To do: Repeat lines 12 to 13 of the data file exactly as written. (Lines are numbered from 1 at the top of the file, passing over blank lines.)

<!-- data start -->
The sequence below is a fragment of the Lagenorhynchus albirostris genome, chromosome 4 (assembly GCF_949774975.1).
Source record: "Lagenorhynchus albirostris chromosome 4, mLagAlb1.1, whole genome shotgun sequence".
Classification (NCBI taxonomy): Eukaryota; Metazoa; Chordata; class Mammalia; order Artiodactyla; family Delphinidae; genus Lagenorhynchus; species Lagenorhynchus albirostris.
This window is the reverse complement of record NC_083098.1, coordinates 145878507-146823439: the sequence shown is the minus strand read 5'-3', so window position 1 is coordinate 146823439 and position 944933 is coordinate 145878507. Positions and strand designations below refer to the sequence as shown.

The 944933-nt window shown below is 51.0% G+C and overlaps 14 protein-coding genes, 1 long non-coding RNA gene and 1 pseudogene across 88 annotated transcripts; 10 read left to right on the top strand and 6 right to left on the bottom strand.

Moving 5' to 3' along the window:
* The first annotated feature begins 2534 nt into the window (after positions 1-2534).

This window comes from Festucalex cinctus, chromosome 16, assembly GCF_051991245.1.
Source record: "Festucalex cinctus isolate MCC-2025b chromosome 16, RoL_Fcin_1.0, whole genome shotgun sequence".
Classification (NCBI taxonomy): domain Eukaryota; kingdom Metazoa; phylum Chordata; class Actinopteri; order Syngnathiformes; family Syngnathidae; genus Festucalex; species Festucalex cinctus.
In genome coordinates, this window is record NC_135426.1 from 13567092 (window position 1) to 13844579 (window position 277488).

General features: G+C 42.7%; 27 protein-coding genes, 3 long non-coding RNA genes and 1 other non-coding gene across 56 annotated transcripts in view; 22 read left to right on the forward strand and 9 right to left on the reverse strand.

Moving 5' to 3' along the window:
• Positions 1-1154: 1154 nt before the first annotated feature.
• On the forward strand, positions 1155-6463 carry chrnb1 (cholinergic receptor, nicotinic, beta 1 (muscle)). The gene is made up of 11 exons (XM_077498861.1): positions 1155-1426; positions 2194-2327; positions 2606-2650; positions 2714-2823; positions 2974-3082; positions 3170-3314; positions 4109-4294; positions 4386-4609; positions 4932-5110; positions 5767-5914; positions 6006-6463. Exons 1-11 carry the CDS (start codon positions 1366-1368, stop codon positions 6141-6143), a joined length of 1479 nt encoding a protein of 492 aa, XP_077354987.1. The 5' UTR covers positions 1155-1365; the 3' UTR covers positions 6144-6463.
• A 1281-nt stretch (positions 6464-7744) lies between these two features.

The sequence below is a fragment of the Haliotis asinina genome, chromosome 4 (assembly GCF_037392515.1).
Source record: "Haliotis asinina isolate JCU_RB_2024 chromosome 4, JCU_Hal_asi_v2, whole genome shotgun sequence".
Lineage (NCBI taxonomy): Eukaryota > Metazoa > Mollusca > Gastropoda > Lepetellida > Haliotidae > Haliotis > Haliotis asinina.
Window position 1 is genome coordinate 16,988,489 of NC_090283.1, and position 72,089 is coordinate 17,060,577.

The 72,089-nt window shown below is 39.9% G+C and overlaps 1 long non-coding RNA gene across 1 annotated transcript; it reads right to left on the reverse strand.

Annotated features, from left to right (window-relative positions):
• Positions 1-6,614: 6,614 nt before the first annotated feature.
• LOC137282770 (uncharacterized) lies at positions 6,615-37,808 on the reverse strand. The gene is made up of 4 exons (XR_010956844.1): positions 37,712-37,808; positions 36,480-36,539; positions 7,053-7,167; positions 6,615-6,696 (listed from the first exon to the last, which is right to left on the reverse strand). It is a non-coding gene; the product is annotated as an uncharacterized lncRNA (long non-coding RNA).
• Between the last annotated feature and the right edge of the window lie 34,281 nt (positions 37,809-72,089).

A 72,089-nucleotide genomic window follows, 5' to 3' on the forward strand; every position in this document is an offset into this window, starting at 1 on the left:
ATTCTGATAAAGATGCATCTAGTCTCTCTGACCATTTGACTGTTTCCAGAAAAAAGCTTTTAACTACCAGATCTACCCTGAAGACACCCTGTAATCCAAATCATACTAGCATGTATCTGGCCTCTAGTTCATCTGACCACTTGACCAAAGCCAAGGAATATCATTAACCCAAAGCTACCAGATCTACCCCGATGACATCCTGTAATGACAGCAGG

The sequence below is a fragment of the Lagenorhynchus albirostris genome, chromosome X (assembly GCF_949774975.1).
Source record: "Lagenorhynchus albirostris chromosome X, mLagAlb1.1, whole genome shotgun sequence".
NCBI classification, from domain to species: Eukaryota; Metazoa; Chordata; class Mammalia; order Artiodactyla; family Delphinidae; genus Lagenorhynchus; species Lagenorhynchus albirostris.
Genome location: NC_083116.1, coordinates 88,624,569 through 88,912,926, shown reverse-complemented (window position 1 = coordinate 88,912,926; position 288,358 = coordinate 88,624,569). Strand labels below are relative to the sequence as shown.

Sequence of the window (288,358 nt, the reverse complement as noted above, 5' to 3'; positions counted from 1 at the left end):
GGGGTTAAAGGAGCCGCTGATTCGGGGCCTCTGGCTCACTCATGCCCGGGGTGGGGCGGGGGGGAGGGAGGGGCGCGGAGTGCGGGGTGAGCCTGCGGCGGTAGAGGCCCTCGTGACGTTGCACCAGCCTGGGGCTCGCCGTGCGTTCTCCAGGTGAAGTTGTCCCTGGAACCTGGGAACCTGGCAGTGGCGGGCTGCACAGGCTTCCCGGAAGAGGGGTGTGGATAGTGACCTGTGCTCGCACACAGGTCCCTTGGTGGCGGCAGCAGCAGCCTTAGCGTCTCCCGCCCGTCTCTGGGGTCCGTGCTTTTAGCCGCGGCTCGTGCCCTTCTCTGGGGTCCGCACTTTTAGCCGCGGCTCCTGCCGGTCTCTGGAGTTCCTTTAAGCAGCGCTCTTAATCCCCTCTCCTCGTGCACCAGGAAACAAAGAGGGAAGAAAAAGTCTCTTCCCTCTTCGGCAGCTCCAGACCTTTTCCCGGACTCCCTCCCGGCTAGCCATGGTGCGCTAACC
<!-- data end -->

General features: G+C 42.7%; 27 protein-coding genes, 3 long non-coding RNA genes and 1 other non-coding gene across 56 annotated transcripts in view; 22 read left to right on the forward strand and 9 right to left on the reverse strand.

Moving 5' to 3' along the window: